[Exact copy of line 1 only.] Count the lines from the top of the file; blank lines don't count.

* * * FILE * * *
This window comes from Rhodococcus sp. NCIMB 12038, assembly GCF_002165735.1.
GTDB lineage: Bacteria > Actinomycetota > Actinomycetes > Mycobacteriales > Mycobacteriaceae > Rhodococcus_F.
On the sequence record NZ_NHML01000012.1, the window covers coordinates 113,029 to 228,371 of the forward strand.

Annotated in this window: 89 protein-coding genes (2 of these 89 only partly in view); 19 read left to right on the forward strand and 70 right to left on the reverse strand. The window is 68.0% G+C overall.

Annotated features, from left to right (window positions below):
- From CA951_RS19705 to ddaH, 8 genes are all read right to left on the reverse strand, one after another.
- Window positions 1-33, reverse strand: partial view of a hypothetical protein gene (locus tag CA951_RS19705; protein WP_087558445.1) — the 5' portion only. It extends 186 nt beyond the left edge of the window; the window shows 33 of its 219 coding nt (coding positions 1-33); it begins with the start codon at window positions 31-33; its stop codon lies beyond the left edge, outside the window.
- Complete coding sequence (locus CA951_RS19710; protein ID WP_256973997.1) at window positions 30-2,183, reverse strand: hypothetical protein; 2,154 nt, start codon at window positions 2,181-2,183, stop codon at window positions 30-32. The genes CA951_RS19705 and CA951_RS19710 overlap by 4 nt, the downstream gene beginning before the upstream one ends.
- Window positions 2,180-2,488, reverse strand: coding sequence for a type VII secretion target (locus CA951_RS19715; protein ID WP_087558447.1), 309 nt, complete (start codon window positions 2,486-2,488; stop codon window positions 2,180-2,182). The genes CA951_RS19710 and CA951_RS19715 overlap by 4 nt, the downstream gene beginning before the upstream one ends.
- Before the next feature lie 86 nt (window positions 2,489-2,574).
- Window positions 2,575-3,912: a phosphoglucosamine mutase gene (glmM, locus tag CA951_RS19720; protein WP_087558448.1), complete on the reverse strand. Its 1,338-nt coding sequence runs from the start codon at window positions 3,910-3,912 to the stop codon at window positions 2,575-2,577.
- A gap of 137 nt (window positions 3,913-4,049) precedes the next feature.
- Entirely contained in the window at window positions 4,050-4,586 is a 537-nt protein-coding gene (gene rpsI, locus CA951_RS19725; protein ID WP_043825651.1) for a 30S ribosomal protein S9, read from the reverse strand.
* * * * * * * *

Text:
This window comes from Rhodococcus sp. NCIMB 12038, assembly GCF_002165735.1.